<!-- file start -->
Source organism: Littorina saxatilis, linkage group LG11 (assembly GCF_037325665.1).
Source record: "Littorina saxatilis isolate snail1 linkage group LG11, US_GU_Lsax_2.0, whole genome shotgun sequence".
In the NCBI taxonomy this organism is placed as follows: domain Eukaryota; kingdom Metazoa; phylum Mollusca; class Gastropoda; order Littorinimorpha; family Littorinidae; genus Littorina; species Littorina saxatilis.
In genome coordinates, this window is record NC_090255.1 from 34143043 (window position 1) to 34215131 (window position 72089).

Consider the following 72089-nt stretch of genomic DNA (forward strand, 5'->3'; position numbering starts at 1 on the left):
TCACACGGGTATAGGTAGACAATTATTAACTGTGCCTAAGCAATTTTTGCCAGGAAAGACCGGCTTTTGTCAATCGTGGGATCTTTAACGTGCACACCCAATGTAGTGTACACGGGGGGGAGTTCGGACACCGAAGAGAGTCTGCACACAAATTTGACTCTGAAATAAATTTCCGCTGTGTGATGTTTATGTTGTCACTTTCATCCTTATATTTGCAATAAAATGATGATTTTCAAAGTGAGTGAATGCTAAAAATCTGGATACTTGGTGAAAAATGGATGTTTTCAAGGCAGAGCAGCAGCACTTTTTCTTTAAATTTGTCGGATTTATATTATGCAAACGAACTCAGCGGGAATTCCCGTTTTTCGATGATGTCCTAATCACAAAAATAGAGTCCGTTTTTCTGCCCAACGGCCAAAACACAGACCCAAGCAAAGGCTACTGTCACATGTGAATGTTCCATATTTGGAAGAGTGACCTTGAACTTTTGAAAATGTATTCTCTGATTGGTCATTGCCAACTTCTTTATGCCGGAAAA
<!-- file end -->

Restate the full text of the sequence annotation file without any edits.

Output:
Source organism: Littorina saxatilis, linkage group LG11 (assembly GCF_037325665.1).
Source record: "Littorina saxatilis isolate snail1 linkage group LG11, US_GU_Lsax_2.0, whole genome shotgun sequence".
In the NCBI taxonomy this organism is placed as follows: domain Eukaryota; kingdom Metazoa; phylum Mollusca; class Gastropoda; order Littorinimorpha; family Littorinidae; genus Littorina; species Littorina saxatilis.
In genome coordinates, this window is record NC_090255.1 from 34143043 (window position 1) to 34215131 (window position 72089).

Consider the following 72089-nt stretch of genomic DNA (forward strand, 5'->3'; position numbering starts at 1 on the left):
TCACACGGGTATAGGTAGACAATTATTAACTGTGCCTAAGCAATTTTTGCCAGGAAAGACCGGCTTTTGTCAATCGTGGGATCTTTAACGTGCACACCCAATGTAGTGTACACGGGGGGGAGTTCGGACACCGAAGAGAGTCTGCACACAAATTTGACTCTGAAATAAATTTCCGCTGTGTGATGTTTATGTTGTCACTTTCATCCTTATATTTGCAATAAAATGATGATTTTCAAAGTGAGTGAATGCTAAAAATCTGGATACTTGGTGAAAAATGGATGTTTTCAAGGCAGAGCAGCAGCACTTTTTCTTTAAATTTGTCGGATTTATATTATGCAAACGAACTCAGCGGGAATTCCCGTTTTTCGATGATGTCCTAATCACAAAAATAGAGTCCGTTTTTCTGCCCAACGGCCAAAACACAGACCCAAGCAAAGGCTACTGTCACATGTGAATGTTCCATATTTGGAAGAGTGACCTTGAACTTTTGAAAATGTATTCTCTGATTGGTCATTGCCAACTTCTTTATGCCGGAAAA